Diagnosis of osteoarthritis in working dogs
By Sarah Love, DVM
Diplomate American College of Veterinary Sports Medicine and Rehabilitation
Diplomate American College of Veterinary Internal Medicine
Certified in Canine Rehabilitation Therapy and Veterinary Spinal Manipulation Therapy
Working dogs, like retrievers, give a great deal of effort to get their work done, day after day. These dogs will often work through pain and injury to their detriment to do what is asked of them. For this reason, their owners and handlers have the responsibility to monitor them closely and have regular physical exams by veterinarians to maintain their physical health. Ideally, this would be done by a sports medicine or physical rehabilitation veterinarian who fully understands what the dog’s job entails.
Canine osteoarthritis (or simply known as “OA”) doesn’t just affect old dogs. While it typically occurs in middle to older aged dogs, young dogs may also be afflicted with this debilitating condition due to orthopedic developmental disease, injury, or repetitive use. Identifying and treating OA as early as possible is the best approach to alleviate pain and dysfunction, keeping working dogs in the best shape possible and mentally happy so they can focus on the work.
Although it clearly affects the dog’s joints, OA should be thought of as a “whole-dog” disease. Progression of OA involves not only the entire joint, but the entire patient as well. Chronic pain affects the quality of life in our dogs, possibly more than we realize because they are so good at hiding pain until joint damage has progressed to the point where there is an obvious limp. It’s important to note that while we don’t know the extent to which chronic pain affects our dogs’ mental health, in people it is well documented to be associated with intellectual issues, including learning and memory functions.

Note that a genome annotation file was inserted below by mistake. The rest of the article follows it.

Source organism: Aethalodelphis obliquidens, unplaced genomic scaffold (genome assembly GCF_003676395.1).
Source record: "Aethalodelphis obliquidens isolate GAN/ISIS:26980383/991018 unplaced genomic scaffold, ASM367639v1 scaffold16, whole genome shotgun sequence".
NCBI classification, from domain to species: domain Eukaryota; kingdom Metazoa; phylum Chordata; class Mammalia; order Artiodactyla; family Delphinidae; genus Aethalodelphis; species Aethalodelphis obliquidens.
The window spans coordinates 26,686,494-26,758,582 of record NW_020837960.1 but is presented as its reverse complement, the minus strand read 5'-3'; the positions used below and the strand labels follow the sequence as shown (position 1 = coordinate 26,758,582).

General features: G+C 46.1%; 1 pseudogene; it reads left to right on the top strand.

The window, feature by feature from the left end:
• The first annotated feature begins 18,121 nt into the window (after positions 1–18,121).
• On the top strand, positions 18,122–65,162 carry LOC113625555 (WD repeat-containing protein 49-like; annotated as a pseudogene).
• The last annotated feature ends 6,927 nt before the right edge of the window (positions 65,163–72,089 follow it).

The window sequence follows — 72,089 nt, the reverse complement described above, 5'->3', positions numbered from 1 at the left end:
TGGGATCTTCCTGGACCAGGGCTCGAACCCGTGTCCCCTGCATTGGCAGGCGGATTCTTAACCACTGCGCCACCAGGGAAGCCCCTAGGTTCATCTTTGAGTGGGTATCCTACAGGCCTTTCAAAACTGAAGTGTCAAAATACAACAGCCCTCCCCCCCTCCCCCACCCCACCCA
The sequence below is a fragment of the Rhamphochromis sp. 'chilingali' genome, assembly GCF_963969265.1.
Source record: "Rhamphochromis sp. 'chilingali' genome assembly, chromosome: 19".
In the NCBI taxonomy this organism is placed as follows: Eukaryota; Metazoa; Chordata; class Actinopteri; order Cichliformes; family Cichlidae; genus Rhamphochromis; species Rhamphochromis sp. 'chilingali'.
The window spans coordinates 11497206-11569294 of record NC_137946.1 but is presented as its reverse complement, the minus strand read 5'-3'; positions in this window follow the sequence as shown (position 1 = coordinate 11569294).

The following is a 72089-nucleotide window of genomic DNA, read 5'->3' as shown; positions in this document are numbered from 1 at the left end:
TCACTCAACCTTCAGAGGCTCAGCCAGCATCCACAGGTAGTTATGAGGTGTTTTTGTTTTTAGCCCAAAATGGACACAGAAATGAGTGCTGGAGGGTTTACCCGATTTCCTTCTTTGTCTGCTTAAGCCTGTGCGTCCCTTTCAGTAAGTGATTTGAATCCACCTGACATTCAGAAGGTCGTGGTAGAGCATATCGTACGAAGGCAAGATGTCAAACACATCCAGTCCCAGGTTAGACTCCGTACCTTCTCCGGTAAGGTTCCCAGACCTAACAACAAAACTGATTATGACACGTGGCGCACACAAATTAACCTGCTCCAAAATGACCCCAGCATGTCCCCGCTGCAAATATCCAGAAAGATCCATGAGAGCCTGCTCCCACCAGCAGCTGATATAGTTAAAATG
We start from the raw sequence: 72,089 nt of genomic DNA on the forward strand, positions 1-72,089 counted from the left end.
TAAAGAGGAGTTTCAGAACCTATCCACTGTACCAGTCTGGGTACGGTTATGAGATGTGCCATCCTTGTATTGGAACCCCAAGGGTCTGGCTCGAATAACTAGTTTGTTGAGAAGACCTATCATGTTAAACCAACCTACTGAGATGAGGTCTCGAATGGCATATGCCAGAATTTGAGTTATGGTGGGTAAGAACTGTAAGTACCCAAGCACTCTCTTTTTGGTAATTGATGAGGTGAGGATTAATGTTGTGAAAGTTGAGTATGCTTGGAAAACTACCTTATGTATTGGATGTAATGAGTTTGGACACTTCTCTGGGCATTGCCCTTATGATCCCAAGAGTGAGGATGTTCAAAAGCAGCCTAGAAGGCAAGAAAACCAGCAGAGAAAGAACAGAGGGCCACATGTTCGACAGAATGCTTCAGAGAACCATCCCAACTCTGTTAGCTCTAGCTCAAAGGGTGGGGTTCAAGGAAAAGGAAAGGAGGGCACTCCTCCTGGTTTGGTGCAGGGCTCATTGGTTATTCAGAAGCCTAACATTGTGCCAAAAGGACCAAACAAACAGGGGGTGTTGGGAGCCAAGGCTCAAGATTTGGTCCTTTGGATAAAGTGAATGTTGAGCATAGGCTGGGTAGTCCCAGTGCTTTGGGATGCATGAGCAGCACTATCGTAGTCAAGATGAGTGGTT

There is a vicious cycle of inflammation and damage happening inside the joint in canine OA. The cells that line the joint are called synoviocytes (“sin-OH-vee-oh-sites”). OA starts with inflammation of these cells, causing a condition called synovitis (“sin-OH-vy-tis”) that results in a cascade of several effects that happen early on, even before OA is visible on an X-ray:
- In response to joint changes, the dog’s immune system sends extra white blood cells to invade the joint and synoviocytes
- Enzymes are then released which cause damage to the normal cells and structures of the joint
This forms an “inflammatory soup” that sends signals to the nerves in the area, causing joint pain
- Inflammation is a common word that is often misunderstood. In straightforward terms, it means there is an increase in the number of white blood cells. It’s a normal function of your dog’s immune system and it occurs when there is a need for white blood cells in an area due to a wound, infection, or injury. Inflammation also occurs when the immune system is triggered by something to cause damage on itself; this is termed ‘autoimmune’ arthritis.
The diagnosis of OA is largely based on the dog’s medical history and the physical exam. The exam enables the veterinarian to identify any joint swelling, pain on joint manipulation, and signs of lameness/limping. Additional diagnostics that can be performed by your veterinarian include X-rays and taking a sample of the joint fluid to have it analyzed for different types and amounts of white blood cells. This tells us what type of inflammation is present and helps us diagnose the specific type of arthritis that is present and what treatment would be recommended.
Synovetin OA® is one of the newer options available specifically to treat canine elbow OA. It’s a completely different way to relieve the arthritis pain that causes limping and lameness in dogs, especially in younger, working dogs. And it’s one that doesn’t require daily pills or chews, and doesn’t involve surgery and the corresponding recovery. With Synovetin OA, all it takes is a single, simple procedure that provides up to 1 full year of relief to get a working dog back to doing his or her job, happily and healthily. Read about these Synovetin OA success stories.
Stay tuned for the next article on how canine OA in working dogs is treated.
If you’d like more information about canine OA and Synovetin OA, email [email protected] or call (833) 942-1247.